TWIN FALLS — In December and January, southern Idaho was hit with frigid temperatures and, in some areas, record-breaking amounts of snow.
Then came the flooding.
The second week of February, warm weather led to extensive snowmelt. Families had to evacuate their homes. Schools closed. Fields were submerged. And roads were closed as some were covered in water or even ripped apart.
Now, cities and highway districts whose roads were cracked or washed away have to deal with a multimillion-dollar question important to taxpayers and to anyone dodging potholes as they drive: Who will pay to fix the roads?
Local budget-writers hope the federal government will pick up much of the cost.
“It was good to see the disaster declaration approved by the president,” Jerome City Administrator Mike Williams said. “We just don’t know what it means for us quite yet. We’re hopeful it’ll mean additional funding for small towns like us. There’s a lot of highway districts and small towns and cities around us that are eager for some assistance as well.”
On April 21, President Donald Trump signed a disaster declaration covering the February flooding in 11 Idaho counties, including Cassia, Gooding, Jerome, Lincoln, Minidoka and Twin Falls, making local governments there eligible for some federal assistance to help pay for infrastructure damage caused by the flooding.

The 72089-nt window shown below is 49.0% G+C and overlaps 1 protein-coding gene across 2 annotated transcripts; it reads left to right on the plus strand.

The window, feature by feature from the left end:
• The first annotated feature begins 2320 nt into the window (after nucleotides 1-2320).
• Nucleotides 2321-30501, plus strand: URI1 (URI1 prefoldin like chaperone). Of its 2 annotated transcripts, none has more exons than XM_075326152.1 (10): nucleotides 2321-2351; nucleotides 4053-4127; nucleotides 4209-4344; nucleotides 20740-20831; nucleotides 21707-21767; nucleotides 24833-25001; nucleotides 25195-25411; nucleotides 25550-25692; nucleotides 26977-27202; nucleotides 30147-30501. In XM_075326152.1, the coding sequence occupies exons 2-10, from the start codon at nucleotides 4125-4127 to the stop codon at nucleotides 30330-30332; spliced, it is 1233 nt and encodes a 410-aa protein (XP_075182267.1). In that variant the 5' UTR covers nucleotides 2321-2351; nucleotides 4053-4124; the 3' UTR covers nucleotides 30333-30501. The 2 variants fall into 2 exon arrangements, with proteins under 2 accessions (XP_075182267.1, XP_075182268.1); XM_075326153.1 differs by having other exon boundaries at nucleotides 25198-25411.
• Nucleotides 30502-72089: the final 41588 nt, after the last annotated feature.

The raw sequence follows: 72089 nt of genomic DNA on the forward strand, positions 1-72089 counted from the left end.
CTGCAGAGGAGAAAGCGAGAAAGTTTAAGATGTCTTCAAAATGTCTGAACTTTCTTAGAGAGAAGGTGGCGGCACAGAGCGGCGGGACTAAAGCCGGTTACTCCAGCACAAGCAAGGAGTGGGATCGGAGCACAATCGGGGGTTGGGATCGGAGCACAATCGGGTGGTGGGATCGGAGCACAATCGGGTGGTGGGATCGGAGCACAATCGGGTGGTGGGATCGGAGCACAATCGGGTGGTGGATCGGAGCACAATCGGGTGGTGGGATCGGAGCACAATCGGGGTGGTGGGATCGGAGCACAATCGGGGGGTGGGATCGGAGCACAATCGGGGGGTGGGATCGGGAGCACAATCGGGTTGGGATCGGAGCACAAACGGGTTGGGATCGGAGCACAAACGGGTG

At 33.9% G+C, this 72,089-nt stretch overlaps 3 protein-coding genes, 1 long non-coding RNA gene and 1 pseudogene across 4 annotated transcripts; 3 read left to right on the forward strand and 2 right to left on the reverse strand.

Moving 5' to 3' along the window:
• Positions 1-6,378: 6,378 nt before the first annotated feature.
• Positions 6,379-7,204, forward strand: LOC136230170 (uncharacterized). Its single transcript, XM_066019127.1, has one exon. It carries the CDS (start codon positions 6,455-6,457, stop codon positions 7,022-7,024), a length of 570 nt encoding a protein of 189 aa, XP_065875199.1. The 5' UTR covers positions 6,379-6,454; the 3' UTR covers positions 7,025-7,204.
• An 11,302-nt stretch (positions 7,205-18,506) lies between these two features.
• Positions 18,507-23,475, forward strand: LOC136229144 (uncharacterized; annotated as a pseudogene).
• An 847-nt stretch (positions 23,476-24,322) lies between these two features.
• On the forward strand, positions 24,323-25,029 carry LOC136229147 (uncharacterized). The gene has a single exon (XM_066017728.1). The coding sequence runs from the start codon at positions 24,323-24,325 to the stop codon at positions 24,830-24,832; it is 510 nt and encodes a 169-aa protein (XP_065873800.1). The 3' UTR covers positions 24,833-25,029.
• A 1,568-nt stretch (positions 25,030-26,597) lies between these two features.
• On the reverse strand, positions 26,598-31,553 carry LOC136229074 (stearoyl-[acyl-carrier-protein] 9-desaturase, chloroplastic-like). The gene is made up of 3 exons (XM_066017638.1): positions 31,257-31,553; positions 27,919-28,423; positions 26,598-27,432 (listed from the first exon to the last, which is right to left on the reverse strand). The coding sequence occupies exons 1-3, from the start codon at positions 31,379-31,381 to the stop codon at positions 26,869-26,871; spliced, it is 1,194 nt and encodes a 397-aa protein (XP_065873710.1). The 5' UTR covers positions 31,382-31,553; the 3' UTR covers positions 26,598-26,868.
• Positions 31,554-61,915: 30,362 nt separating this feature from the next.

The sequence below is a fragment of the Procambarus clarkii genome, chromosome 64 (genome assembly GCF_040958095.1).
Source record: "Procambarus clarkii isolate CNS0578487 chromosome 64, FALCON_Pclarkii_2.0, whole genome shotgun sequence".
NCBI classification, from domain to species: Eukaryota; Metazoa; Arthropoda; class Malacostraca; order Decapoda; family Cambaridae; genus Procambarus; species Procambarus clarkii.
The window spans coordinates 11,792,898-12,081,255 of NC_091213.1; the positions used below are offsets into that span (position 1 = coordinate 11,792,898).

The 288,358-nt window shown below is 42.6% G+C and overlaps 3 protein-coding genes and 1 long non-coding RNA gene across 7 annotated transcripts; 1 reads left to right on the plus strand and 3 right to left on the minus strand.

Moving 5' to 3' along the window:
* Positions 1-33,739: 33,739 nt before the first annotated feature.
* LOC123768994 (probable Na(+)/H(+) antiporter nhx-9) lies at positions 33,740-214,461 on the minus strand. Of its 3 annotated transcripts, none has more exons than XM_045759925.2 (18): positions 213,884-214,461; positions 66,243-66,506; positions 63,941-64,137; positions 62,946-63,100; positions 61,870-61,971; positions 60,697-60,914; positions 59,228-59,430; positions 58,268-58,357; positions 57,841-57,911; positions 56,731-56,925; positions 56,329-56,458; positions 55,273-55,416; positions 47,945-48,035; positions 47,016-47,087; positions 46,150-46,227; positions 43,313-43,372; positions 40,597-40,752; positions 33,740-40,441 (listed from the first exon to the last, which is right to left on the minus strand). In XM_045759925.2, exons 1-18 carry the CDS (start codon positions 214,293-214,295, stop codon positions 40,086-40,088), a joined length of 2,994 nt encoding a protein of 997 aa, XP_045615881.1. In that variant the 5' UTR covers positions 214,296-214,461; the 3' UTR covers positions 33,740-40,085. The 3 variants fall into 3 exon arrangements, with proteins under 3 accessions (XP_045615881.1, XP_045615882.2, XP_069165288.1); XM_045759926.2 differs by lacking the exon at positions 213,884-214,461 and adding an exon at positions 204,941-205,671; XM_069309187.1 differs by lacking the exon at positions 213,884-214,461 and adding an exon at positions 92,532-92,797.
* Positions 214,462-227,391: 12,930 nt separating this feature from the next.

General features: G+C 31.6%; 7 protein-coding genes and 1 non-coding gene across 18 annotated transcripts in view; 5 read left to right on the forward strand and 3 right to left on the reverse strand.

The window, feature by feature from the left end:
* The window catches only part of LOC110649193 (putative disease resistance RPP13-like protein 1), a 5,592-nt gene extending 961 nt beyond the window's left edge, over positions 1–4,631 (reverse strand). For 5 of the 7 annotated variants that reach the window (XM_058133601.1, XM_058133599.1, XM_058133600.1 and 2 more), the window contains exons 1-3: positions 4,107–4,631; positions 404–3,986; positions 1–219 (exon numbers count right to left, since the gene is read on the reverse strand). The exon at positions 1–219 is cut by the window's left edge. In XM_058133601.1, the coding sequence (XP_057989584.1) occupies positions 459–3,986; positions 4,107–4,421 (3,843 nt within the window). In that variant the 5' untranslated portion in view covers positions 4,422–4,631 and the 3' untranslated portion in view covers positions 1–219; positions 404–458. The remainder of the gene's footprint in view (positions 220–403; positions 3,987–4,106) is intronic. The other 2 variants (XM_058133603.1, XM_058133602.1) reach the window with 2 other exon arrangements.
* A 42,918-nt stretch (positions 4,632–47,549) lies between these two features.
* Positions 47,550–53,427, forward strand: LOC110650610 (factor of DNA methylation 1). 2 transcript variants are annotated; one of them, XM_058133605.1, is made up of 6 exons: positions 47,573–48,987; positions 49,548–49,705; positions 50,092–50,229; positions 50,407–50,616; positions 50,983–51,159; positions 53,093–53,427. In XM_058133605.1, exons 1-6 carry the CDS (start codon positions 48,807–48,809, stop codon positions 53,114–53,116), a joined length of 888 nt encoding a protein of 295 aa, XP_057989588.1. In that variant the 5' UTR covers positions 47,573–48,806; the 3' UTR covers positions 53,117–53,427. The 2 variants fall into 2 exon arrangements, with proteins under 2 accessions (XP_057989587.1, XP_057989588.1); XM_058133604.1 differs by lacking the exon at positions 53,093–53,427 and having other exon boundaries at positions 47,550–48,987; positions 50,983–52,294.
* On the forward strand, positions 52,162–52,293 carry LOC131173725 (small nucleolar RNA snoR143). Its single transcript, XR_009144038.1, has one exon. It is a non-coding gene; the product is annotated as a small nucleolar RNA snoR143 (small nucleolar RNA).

“Hopefully it’s enough to cover a majority of the roads that were identified to be fixed this year,” Williams said.
Seventy road miles in the Buhl Highway District were damaged, said district Director John Zamora. The worst hit, he said, were River Road where it crosses Deep Creek, and the Balanced Rock grade crossing. The concrete box culvert over Deep Creek washed out, taking 25 feet of River Road with it.
“If we’re going to mitigate damages from happening again, which we try to do, we’re looking at about $700,000,” he said. Maybe $750,000.
All of the damage could be eligible for some of the $50 million the state has allocated for road repairs, Zamora said, and some of it will be eligible for federal aid as well.
The Legislature approved $52 million in emergency funding this year, of which $2 million is already being spent by the Office of Emergency Management on immediate needs such as sandbags. The rest is for infrastructure repair.
Take Rupert, for instance, which faces $2.4 million to $2.5 million in road repairs.